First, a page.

Fig. 6 In vivo antitumor efficacy of IFN, IFN-ELP(V) and IFN-ELP(A). (a) Schematic illustration of the antitumor experimental procedures. (b) Inhibition of ovarian tumor growth post treatments with IFN, IFN-ELP(V) and IFN-ELP(A) at their MTDs (n = 8–10, *P < 0.01, significant difference for IFN-ELP(A) relative to IFN; ***P < 0.001, significant difference for IFN-ELP(V) relative to IFN). (c) Cumulative survival of the ovarian tumor-bearing mice (n = 8–10, ***P < 0.001, significant difference for IFN-ELP(V) relative to saline, IFN-ELP(A), and IFN). (d) H&E staining of ovarian tumor tissues post administration. Scale bar, 100 μm. (e) Inhibition of melanoma growth post treatments with IFN, IFN-ELP(V) and IFN-ELP(A) at their MTDs (n = 6–8, *P < 0.05, significant difference for IFN-ELP(A) relative to IFN; **P < 0.01, significant difference for IFN-ELP(V) relative to IFN). (f) Cumulative survival of the melanoma-bearing mice (n = 6–8, ***P < 0.001, significant difference for IFN-ELP(V) relative to IFN, IFN-ELP(A) and saline). Data are shown as the mean ± standard error of the mean.

image file: c8bm01096j-f7.tif
Fig. 7 Representative images for ovarian tumor growth post treatments with IFN, IFN-ELP(V) and IFN-ELP(A) at their MTDs.

3.5. Biological safety

We further examined the biological safety of IFN-ELP(V). No obvious loss of body weight was observed for all the treatments (Fig. S5). H&E staining indicated that the IFN-ELP(V) and IFN-ELP(A) treatments did not cause obvious histological changes in major organs such as kidney, liver, heart, spleen, and lung (Fig. 8a), whereas the IFN treatment induced kidney damage, as indicated by the extensive granular degeneration of renal tubules and renal interstitial edema. This result was further confirmed by blood biochemistry analysis, in which the levels of kidney function markers such as blood urea nitrogen (UREA) and creatinine (CREA) for the IFN treatment were significantly higher than those for the saline treatment (Fig. 8b). The IFN-ELP(V), IFN-ELP(A) and IFN treatments did not cause significant changes in the levels of all the important hematological markers as compared to the saline treatment (Fig. S6). Additionally, no hemolytic effects were observed for all the treatments (Fig. S7). All these biosafety results showed that the systemic toxicity of IFN in mice can be reduced by thermoresponsive ELP fusion.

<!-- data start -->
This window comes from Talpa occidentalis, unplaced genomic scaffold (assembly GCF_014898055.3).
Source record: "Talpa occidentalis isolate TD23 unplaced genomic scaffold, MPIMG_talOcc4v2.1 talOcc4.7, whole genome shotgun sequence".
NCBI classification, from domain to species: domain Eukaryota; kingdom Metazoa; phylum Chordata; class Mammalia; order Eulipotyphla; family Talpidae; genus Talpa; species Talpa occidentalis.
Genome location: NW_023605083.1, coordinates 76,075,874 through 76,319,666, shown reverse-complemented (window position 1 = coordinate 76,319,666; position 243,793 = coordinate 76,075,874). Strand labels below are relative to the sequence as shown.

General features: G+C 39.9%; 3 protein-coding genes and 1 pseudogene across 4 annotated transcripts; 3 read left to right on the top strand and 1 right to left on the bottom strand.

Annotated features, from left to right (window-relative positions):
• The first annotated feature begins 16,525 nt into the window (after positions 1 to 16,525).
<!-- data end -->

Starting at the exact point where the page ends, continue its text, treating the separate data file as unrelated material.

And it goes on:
image file: c8bm01096j-f8.tif
Fig. 8 Biological safety examination. (a) H&E staining of major tissues of mice post administration. Scale bar, 100 μm. (b) Biochemistry examination for mice post administration. Kidney function markers: CREA, creatinine; UREA, blood urea nitrogen (n = 3, *P < 0.05, **P < 0.01, significant difference for IFN-ELP(V), IFN-ELP(A) and IFN compared with saline). Liver function markers: ALT, alanine aminotransferase; AST, aspartate aminotransferase. Heart function markers: LDH, lactate dehydrogenase; CK-MB, creatine kinase isoenzymes.

4. Conclusions